Recognize: Heavee | DJMag.com

Another source of inspiration was Kode9’s book, Sonic Warfare: Sound, Affect, and the Ecology of Fear. Heavee named one of his own tracks “Sonic Warfare” and sent it to the founder of Hyperdub – it’s now the closing track of his EP. “I named the track ‘Sonic Warfare’ out of respect for his musical ideals,” they divulged. “It can be weaponized, and music doesn’t just have one purpose. And it comes back to my ideas of how I found electronic music – music doesn’t have to follow this format or this arrangement.

For Heavee, 2023 will mark 10 years that the producer has known Hyperdub, making this year’s EP a milestone in his career. One of the London label’s most famous signings was Heavee’s mentor, the late footwork pioneer, DJ Rashad. Their smile fills the screen of our Zoom call as they reminisce about the pioneering artist. “Even when I was out of town, I would send him music. When I was in school, I would send music. And he would leave me voicemails, criticizing me. Right away , if he liked it, he’d tell me. If he didn’t, he’d tell me,” Heavee says. “He helped me keep producing when I felt like I didn’t. had no reason to do so because I was in a new environment. And he made me continue. So when I came back I said I wanted to be in Teklife and [Rashad] was like, ‘Let’s do this’.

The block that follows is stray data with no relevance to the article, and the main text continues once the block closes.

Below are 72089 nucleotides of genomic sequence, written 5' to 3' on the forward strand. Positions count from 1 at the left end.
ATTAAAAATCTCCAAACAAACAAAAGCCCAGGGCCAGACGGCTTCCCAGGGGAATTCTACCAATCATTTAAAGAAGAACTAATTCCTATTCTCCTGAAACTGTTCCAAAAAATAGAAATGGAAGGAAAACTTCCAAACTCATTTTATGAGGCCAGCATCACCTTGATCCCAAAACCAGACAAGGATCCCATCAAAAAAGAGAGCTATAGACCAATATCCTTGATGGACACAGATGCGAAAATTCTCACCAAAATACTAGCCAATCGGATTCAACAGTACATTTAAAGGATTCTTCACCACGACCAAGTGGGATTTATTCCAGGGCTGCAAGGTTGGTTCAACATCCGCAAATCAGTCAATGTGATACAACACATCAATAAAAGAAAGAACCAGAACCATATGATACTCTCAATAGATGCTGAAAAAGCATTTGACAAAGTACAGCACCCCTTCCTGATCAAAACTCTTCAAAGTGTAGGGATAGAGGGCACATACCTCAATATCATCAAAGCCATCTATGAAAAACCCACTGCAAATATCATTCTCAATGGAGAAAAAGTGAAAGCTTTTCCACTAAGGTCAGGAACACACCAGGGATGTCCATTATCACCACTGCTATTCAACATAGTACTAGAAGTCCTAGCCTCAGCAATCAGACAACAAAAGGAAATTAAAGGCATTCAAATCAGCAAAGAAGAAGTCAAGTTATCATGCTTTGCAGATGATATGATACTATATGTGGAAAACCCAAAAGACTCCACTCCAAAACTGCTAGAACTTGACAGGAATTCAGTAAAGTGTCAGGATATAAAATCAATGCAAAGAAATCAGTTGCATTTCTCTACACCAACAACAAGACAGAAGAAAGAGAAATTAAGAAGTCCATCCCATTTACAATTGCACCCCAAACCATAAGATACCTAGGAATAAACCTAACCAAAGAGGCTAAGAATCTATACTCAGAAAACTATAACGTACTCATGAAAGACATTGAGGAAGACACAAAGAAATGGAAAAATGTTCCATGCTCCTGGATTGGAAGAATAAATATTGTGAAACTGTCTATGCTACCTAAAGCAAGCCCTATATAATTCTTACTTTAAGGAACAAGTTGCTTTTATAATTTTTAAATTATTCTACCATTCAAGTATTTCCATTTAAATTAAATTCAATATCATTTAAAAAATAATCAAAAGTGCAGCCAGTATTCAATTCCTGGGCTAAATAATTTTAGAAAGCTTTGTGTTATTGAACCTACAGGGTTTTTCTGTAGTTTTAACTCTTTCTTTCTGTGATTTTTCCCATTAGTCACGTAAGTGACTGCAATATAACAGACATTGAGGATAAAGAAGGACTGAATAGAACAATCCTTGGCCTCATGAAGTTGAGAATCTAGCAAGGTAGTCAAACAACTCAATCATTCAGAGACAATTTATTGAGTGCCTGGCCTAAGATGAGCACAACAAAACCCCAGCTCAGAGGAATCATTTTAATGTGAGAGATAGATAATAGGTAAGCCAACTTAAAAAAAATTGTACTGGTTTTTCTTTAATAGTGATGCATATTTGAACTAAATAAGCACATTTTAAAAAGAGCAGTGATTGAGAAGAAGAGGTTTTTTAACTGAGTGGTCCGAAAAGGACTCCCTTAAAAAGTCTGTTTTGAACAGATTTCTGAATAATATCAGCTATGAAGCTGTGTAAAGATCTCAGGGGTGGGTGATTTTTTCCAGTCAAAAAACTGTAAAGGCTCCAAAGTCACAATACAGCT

The two collaborated together on “It’s Wack” in 2013 for FlyLo FM, a radio station hosted by Flying Lotus in Grand Theft Auto V – a looping moment for video game enthusiast Heavee. “I never used any of the equipment they had, but my voice was something that Rashad felt like I could use as an instrument. – No, you have a great voice. Pause’ – it was just like he said so,” they fondly recall. The track was also featured on Heavee’s debut album “WFM,” released in 2018 on Teklife.

Like swapping moves or collaborating on choreography in times of animosity, Heavee is now trying to bring the game to new faces on the footwork scene. He jokes, “I don’t have a direct mentee or anyone I’m raising – I’m gonna raise a freak, yo!”

The support they received from Kode9 and DJ Rashad showed them the value of helping to raise a new generation. “I realize that we are not the end of everything, be everything. It will continue to grow with or without us and I prefer to be on the safe side. [I] just [want to] to be able to share something and help someone younger get to where I am right now, at least twice as fast and just as good.

Listen to Heavee’s Recognize mix below.

Comments are closed.